Pope Francis has once again put himself into Argentina’s ongoing debate on legalizing abortion, this time through a letter to a priest who lives and works amongst the poorest in the slums that plague Buenos Aires.

“For me the deformation in the understanding of abortion is born mainly in considering it a religious issue,” said the private letter from Francis to Father Pepe Di Paola.

“The issue of abortion is not essentially religious. It is a human problem prior to any religious option,” the letter continued. “The abortion issue must be addressed scientifically.”

The priest noted that “scientifically” was underlined by the pope.

“Francis emphasizes this to me because he maintains that many believe that ‘no to abortion’ is rooted in an opinion and not science,” Di Paola said.

The priest’s friendship with the pope goes back decades, when Francis was still archbishop of Buenos Aires and Di Paola a recently ordained priest.

Argentina Father Pepe Di Paola, who lives and ministers in the slums of Buenos Aires, addressing a virtual session of the Argentine Congress during a debate to legalize abortion, Dec. 1, 2020. (Courtesy of the Movement of Slum Priests via Crux)

Di Paola was speaking via live stream at congressional session debating legalizing abortion in the South American country.

President Alberto Fernandez introduced a bill in November to make abortion “legal, free, and safe,” across the nation.

The proposed legislation doesn’t include provisions for institutional conscience objection, which could force Catholic hospitals to either perform abortions or be closed.

Last week, the pope sent a hand-written letter to a network of mothers who live in the slums of Buenos Aires, who had asked him to be their voice in an ongoing debate.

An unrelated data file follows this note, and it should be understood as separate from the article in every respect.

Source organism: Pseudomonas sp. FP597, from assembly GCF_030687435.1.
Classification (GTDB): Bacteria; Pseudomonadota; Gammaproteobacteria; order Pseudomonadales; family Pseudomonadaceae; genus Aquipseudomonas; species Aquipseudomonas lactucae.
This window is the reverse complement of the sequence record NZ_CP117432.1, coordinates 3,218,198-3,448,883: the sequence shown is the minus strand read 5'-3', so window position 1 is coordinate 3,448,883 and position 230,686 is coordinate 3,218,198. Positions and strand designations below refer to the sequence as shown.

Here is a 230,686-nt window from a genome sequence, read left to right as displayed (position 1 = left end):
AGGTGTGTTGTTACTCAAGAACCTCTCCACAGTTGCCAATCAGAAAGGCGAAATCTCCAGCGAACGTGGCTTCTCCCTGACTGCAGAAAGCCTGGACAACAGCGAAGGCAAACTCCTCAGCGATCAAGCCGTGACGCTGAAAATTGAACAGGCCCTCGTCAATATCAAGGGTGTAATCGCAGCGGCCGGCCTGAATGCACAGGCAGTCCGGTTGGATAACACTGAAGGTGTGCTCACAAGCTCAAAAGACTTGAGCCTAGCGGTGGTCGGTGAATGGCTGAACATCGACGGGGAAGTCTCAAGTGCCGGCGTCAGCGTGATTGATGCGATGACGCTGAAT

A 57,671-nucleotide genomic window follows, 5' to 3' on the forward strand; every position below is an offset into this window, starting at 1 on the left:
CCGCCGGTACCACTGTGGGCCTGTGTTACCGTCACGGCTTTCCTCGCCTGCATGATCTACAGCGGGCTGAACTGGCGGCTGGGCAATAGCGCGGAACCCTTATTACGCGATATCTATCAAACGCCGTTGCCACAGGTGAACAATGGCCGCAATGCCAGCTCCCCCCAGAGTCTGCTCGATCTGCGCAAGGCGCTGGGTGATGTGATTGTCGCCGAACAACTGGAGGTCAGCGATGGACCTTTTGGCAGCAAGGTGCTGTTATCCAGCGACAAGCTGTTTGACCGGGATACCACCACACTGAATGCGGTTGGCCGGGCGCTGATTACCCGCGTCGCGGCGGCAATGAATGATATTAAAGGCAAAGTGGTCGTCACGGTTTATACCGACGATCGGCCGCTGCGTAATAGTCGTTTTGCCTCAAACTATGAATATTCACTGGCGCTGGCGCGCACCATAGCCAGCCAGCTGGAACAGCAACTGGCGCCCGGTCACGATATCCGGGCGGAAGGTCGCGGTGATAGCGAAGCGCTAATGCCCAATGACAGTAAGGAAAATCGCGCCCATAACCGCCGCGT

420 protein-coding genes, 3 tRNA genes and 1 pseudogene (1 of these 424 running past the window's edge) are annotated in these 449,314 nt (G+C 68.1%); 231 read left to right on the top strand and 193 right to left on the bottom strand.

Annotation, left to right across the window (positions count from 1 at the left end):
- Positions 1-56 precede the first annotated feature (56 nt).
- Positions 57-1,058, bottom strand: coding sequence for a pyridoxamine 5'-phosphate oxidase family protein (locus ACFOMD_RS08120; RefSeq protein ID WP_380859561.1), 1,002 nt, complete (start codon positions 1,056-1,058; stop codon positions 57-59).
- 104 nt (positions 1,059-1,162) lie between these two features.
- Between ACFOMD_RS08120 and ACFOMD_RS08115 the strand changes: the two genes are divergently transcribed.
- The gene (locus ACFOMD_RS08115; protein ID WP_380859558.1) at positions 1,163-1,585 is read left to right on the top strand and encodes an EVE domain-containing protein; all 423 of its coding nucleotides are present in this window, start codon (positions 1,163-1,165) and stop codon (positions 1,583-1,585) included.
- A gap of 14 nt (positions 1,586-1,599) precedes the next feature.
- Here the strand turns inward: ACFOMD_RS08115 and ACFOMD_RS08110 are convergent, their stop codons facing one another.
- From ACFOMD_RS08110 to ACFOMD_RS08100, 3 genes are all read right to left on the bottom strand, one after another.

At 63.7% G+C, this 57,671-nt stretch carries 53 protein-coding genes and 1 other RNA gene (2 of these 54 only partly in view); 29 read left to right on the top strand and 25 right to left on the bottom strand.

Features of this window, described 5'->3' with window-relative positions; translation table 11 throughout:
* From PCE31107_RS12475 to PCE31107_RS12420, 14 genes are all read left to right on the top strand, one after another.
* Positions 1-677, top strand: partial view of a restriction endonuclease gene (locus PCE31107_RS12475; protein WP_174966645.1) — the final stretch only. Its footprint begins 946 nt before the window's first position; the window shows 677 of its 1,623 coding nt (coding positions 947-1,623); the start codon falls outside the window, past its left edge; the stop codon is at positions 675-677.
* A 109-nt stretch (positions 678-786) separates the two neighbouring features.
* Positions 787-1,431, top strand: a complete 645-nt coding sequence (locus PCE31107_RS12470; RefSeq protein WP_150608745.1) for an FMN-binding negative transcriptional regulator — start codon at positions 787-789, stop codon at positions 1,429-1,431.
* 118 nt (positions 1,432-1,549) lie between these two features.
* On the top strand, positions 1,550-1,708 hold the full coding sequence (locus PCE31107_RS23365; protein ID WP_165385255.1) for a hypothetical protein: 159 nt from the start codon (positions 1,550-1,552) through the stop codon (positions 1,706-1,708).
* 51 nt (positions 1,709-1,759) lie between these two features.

After quoting Francis’s letter, Di Paola noted that science is able to read the entire sequence of an unborn baby’s DNA long before birth, and that this has led to “the capitalist countries that approved abortion” purging “90 percent of unborn children with Down syndrome with a Nazi mindset.”

Di Paola said that those who minister in the slums have learned from their neighbors “to love and take care of life,” and that the bond of love generated among the poorest give evidence to the fact that “every life has value.”

“On the other hand, we saw the hypocrisy of our society that denies the poor the possibility of adoption for not having, for example, a property title,” Di Paola said, referring to Argentina’s adoption system.

The priest also warned that after legalizing abortion, the next step is “the elimination of the elderly disguised with the euphemism of a dignified death, ‘consummating the exclusion of the weakest.”

“Deputies and senators: don’t put yourself in God’s place, let science speak seriously, rule for the poor and not for the enlightened capitalist elites, Di Paola said. “Let us all make a country where life is loved, a country where the Pope can feel comfortable when he decides to come.”

After being mostly silent during Argentina’s 2018 abortion debate, the Argentine bishops conference is taking a more vocal role, with bishops denouncing the “hypocrisy” of trying to legalize abortion in a year when Fernandez asked Argentinians to “stay home to save lives” during the COVID-19 pandemic,

Among other initiatives, they’re inviting all Argentines to pray “for the unborn life” on Dec. 8, the feast of Mary’s Immaculate Conception.

Gines Gonzales Garcia, the country’s health minister, is one of the biggest proponents of the bill. During his remarks on Tuesday, he called abortion a “public health issue,” and said what’s being debated is if terminations are performed “safely or clandestinely.”

“Here there are not two lives as some say,” the health minister said, making reference to the slogan of the pro-life campaign in Argentina. “There’s clearly a single person and the other [thing] is a phenomenon. If it were not like that, we would be facing the greatest universal genocide, [because] more than half the civilized world allows it.”

The debate will continue throughout the week, and Fernandez hopes deputies will vote on it by Dec. 10. The bill could still be rejected by the Senate, as it was in 2018.